An Alternative for Elective Surgery in Light of Coronavirus: Independent Outpatient Surgery Centers
By Scott Leggett
It is no surprise that the American hospital system has been drastically affected by the COVID-19 pandemic.
The silver lining is that, for years, a movement toward independent outpatient surgery centers (OSCs) has been gaining momentum and is poised to take on a significant role in our healthcare system. Bonus: even Medicare is onboard.
While hospitals should always be the epicenter for the sick or injured, OSCs (commonly referred to by the industry and Medicare as ambulatory surgery centers or ASCs) are growing in numbers to provide a solid alternative for those generally in good health seeking a variety of scheduled procedures.
For decades, OSCs have seen record-low infection rates due, in part, to the singular purpose of these facilities – treating non-emergent injuries, not illnesses. Extensive precautions are taken to protect the surgical environment through sterilization and elimination of exposure to outside diseases. As OSCs are gearing up for the post-COVID transition of ramping back up elective surgeries, OSCs are stepping up their game even more:
- Providers wear the recommended CDC Personal Protective Equipment (PPE) and get screened on a regular basis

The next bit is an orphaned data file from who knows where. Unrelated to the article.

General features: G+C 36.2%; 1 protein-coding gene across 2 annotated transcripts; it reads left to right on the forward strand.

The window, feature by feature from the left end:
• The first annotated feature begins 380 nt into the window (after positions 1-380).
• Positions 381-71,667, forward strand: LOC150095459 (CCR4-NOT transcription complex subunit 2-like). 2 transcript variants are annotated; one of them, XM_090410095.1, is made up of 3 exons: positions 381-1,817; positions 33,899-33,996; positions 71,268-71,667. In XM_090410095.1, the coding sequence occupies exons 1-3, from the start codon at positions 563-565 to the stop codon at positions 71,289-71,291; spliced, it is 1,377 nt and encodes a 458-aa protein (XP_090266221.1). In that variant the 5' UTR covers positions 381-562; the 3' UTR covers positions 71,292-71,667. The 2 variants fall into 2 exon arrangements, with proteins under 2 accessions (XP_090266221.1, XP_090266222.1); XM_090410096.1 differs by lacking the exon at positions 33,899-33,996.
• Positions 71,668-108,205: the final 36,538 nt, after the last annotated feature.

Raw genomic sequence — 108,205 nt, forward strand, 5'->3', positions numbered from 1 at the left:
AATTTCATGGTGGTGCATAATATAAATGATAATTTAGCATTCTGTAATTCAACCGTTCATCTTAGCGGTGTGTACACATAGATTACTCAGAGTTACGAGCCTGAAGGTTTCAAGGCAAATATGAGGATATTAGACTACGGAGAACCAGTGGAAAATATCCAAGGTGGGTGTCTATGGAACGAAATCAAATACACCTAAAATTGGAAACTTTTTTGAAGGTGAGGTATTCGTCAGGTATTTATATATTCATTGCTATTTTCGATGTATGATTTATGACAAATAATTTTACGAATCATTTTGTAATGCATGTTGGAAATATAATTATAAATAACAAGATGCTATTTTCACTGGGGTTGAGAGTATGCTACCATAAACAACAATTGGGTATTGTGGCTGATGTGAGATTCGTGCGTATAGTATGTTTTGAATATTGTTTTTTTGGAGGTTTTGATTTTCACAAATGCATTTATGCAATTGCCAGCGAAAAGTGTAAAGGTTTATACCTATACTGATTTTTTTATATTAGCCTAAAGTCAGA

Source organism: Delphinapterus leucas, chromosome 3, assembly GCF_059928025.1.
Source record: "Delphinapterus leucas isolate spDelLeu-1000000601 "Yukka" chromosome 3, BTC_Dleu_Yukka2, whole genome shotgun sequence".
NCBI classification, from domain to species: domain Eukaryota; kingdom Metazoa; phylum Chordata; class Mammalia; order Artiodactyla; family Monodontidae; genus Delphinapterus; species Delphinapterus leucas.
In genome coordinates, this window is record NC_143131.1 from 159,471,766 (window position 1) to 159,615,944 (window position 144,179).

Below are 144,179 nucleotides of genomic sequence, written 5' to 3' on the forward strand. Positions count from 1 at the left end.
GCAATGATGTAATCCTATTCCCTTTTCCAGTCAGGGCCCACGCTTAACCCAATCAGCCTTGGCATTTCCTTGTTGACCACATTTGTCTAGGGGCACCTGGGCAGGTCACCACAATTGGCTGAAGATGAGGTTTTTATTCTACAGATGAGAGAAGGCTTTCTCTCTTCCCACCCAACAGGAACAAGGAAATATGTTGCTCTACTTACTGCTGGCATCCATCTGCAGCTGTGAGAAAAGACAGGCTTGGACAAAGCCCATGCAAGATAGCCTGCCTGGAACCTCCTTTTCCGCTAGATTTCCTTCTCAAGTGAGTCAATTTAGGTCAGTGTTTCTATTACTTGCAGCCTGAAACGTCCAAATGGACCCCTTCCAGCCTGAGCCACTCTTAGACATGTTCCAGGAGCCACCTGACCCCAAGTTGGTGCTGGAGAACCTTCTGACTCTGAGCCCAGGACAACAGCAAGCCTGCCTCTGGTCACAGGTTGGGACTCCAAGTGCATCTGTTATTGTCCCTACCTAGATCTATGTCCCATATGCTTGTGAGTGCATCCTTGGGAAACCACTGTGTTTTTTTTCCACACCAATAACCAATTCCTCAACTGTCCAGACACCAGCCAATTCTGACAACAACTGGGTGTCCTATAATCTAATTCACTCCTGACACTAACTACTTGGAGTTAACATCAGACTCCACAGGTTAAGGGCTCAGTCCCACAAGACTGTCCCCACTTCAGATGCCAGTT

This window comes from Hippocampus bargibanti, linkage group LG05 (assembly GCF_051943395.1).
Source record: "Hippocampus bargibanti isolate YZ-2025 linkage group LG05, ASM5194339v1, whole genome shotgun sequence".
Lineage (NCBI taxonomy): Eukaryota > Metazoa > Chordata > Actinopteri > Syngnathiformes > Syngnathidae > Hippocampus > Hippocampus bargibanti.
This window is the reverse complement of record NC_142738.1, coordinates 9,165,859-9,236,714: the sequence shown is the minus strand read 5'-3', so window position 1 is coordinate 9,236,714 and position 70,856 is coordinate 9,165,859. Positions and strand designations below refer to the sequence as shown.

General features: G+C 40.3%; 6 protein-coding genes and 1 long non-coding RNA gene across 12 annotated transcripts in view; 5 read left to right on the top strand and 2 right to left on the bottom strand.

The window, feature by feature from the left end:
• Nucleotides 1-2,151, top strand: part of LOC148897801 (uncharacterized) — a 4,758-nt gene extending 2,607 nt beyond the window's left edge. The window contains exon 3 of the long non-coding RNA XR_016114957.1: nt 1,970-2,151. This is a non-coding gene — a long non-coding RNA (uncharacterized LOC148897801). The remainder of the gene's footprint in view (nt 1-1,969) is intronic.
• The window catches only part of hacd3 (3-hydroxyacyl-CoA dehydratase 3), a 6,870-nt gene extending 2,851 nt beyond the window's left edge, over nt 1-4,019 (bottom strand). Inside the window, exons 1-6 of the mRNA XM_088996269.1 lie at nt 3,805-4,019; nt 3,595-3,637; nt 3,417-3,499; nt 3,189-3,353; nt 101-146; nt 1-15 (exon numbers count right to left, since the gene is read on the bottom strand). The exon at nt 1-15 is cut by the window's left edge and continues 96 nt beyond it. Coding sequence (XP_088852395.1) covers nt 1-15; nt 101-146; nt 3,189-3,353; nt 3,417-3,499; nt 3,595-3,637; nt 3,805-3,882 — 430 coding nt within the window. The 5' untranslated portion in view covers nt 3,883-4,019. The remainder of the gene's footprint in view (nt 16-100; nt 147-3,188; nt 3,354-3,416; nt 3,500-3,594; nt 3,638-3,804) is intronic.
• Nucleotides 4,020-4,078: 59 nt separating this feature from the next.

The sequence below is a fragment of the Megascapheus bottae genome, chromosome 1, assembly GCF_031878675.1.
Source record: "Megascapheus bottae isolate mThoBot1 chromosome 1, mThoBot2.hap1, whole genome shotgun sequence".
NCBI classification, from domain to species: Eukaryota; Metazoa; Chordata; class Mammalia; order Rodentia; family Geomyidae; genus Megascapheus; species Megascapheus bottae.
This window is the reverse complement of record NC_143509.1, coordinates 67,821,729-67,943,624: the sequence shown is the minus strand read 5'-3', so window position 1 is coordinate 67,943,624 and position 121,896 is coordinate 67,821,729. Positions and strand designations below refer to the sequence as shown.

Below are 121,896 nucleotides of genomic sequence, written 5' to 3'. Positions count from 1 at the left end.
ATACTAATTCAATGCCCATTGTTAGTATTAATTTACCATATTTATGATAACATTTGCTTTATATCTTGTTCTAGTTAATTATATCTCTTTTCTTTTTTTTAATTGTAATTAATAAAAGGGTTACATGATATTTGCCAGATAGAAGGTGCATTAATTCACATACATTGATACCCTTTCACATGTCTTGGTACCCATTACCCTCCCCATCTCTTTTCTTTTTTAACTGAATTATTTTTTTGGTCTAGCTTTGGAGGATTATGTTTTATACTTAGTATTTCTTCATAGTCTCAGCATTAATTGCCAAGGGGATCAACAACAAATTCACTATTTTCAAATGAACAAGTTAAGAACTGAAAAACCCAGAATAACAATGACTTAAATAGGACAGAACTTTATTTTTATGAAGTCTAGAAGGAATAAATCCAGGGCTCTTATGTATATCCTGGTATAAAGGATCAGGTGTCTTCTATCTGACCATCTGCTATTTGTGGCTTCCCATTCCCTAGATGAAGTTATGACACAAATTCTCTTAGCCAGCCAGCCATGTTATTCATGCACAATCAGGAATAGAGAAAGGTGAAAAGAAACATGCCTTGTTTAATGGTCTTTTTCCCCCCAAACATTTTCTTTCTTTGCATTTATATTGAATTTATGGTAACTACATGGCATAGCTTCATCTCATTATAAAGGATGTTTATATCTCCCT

- OSCs practice the same level of social-distancing as hospitals – patients are accepted at the facility door, and their loved ones are provided updates remotely
- All patients are screened closely prior to surgery
- All patients are discharged the same day or within 24 hours from the facility to recover comfortably with loved ones
- OSCs efficiently adding even more measures to sanitize and reduce the risk of exposure to virus and bacteria
Often a more economical alternative to in-patient hospital care, OSCs provide a wide variety of surgical options depending on the particular facility. Previously, common procedures included low-acuity orthopedics, hernia surgery, ophthalmology, and gastrointestinal (GI).
Now, due to incredible technology and advanced pain management techniques, it is very common for OSCs to offer major spine, joint replacement, women’s health, cardiac, and general surgery. Beginning in 2020, Medicare has approved reimbursement of certain joint replacement surgeries in an outpatient setting.
Bottom line – There are few elective surgeries that cannot be done in an OSC. And since most of these facilities operate outside the hospital system, they are not impacted by the financial turbulence affecting hospitals.
Time will tell what the ultimate impact of COVID-19 will be on the American economy and the healthcare system. An early observation of the new norm is that various industry movements already trending will just get super-charged; we see this accelerated movement of more elective surgery from hospitals to OSCs. A safe bet would be that OSCs have the potential to create a new standard of care for elective surgeries. In the meantime, I’ll take outpatient surgery, and hold the lime.
Scott Leggett is co-principal, Global 1. With more than two decades working in orthopedics, Leggett’s experience includes founding a network of independent, physician-owned outpatient surgery centers. In addition, he served as the president and board member of the California Ambulatory Surgery Association (CASA). Find Scott on LinkedIn.